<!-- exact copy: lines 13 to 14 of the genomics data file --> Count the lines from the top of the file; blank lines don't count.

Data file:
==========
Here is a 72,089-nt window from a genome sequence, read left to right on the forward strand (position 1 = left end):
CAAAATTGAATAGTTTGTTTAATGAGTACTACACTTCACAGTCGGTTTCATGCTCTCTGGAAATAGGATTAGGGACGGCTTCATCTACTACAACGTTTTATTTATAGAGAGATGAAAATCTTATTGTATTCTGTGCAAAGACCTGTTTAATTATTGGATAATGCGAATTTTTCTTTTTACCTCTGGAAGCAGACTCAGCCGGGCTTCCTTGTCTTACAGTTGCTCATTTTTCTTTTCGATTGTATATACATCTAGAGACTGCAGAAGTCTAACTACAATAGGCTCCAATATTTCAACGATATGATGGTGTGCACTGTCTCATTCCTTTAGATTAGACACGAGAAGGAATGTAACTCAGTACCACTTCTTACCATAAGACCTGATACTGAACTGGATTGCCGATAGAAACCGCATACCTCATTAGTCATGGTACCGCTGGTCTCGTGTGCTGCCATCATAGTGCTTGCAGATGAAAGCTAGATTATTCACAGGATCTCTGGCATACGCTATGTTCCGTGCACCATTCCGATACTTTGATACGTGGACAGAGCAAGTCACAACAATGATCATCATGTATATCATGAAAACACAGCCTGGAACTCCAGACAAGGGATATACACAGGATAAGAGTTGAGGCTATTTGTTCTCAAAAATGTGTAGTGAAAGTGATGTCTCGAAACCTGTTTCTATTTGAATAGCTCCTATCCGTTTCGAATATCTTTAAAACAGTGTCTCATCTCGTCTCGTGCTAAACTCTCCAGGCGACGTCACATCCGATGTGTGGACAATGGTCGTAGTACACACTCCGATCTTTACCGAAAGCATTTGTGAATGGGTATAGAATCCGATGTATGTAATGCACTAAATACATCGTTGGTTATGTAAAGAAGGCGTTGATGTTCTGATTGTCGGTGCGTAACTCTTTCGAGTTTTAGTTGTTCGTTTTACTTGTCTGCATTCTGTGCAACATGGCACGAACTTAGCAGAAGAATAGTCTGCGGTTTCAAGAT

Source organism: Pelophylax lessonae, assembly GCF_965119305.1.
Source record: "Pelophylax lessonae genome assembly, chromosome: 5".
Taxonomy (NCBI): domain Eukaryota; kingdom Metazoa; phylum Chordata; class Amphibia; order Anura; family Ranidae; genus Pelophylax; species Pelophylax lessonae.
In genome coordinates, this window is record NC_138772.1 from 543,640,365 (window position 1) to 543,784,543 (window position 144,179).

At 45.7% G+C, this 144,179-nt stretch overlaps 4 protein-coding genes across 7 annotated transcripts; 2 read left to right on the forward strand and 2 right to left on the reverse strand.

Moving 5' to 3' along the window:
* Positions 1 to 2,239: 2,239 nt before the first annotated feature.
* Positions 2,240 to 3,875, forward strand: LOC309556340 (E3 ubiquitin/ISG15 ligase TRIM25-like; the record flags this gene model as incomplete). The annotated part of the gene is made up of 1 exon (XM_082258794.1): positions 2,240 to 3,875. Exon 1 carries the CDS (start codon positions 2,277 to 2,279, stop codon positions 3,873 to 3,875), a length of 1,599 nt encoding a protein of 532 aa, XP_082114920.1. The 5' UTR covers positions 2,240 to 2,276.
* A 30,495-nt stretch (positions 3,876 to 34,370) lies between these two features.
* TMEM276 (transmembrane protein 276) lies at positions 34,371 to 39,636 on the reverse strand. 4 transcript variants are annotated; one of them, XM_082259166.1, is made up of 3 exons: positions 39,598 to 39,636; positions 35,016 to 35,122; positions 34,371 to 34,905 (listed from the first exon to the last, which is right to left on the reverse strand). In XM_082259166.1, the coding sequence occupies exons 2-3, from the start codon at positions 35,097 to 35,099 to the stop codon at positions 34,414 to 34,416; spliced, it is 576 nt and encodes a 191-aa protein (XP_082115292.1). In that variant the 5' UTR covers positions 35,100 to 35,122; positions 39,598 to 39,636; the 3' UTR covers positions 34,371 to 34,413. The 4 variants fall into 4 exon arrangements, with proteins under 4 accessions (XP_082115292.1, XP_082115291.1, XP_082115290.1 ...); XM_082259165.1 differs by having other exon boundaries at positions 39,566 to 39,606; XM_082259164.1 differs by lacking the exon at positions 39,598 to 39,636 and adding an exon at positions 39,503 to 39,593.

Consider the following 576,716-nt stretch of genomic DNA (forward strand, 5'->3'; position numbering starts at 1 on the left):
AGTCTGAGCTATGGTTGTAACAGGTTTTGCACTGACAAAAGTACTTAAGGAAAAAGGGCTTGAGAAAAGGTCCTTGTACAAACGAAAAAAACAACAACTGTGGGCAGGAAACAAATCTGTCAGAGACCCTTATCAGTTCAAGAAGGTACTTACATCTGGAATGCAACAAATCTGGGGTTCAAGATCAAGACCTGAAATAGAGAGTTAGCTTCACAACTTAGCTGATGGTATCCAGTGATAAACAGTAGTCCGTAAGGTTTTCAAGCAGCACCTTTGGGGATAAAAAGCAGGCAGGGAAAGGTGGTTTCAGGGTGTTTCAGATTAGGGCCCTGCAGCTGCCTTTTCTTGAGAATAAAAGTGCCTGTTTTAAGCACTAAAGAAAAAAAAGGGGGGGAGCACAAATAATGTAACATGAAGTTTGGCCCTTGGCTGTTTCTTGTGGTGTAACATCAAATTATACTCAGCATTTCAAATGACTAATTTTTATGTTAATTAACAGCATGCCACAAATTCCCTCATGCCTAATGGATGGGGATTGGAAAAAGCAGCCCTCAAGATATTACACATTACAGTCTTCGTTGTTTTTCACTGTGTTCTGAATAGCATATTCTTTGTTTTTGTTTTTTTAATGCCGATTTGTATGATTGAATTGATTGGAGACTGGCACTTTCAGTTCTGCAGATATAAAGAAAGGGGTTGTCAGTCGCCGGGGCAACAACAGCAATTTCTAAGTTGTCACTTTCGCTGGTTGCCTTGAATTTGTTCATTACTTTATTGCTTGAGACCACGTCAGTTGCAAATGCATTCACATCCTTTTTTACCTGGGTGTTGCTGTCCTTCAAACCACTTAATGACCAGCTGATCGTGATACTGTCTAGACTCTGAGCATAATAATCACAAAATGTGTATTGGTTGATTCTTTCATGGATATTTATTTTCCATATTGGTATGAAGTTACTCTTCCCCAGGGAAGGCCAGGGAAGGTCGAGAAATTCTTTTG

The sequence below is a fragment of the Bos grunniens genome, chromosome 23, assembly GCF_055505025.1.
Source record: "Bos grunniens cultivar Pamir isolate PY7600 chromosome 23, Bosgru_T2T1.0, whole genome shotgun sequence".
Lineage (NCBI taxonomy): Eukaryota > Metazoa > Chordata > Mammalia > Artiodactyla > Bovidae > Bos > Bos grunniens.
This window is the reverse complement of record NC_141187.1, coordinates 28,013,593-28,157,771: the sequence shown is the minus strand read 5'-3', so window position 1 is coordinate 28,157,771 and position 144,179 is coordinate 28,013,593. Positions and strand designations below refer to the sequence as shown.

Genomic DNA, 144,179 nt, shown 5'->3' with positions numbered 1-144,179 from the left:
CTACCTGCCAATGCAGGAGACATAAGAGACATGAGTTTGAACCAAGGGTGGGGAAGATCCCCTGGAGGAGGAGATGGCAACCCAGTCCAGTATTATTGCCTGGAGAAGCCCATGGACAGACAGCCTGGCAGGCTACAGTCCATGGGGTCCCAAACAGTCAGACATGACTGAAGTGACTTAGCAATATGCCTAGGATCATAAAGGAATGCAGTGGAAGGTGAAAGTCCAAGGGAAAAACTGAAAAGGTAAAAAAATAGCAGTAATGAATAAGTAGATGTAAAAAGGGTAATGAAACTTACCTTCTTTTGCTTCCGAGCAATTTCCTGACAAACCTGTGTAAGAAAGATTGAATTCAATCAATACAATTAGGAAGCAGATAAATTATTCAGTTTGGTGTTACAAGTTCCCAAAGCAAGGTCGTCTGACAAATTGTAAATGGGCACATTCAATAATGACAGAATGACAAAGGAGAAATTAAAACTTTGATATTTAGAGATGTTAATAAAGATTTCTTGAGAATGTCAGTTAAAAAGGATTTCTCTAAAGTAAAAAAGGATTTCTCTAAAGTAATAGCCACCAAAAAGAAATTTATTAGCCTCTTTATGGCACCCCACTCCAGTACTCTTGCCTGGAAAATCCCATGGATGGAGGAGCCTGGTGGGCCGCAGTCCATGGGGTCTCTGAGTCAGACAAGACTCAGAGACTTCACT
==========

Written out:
Consider the following 576,716-nt stretch of genomic DNA (forward strand, 5'->3'; position numbering starts at 1 on the left):
AGTCTGAGCTATGGTTGTAACAGGTTTTGCACTGACAAAAGTACTTAAGGAAAAAGGGCTTGAGAAAAGGTCCTTGTACAAACGAAAAAAACAACAACTGTGGGCAGGAAACAAATCTGTCAGAGACCCTTATCAGTTCAAGAAGGTACTTACATCTGGAATGCAACAAATCTGGGGTTCAAGATCAAGACCTGAAATAGAGAGTTAGCTTCACAACTTAGCTGATGGTATCCAGTGATAAACAGTAGTCCGTAAGGTTTTCAAGCAGCACCTTTGGGGATAAAAAGCAGGCAGGGAAAGGTGGTTTCAGGGTGTTTCAGATTAGGGCCCTGCAGCTGCCTTTTCTTGAGAATAAAAGTGCCTGTTTTAAGCACTAAAGAAAAAAAAGGGGGGGAGCACAAATAATGTAACATGAAGTTTGGCCCTTGGCTGTTTCTTGTGGTGTAACATCAAATTATACTCAGCATTTCAAATGACTAATTTTTATGTTAATTAACAGCATGCCACAAATTCCCTCATGCCTAATGGATGGGGATTGGAAAAAGCAGCCCTCAAGATATTACACATTACAGTCTTCGTTGTTTTTCACTGTGTTCTGAATAGCATATTCTTTGTTTTTGTTTTTTTAATGCCGATTTGTATGATTGAATTGATTGGAGACTGGCACTTTCAGTTCTGCAGATATAAAGAAAGGGGTTGTCAGTCGCCGGGGCAACAACAGCAATTTCTAAGTTGTCACTTTCGCTGGTTGCCTTGAATTTGTTCATTACTTTATTGCTTGAGACCACGTCAGTTGCAAATGCATTCACATCCTTTTTTACCTGGGTGTTGCTGTCCTTCAAACCACTTAATGACCAGCTGATCGTGATACTGTCTAGACTCTGAGCATAATAATCACAAAATGTGTATTGGTTGATTCTTTCATGGATATTTATTTTCCATATTGGTATGAAGTTACTCTTCCCCAGGGAAGGCCAGGGAAGGTCGAGAAATTCTTTTG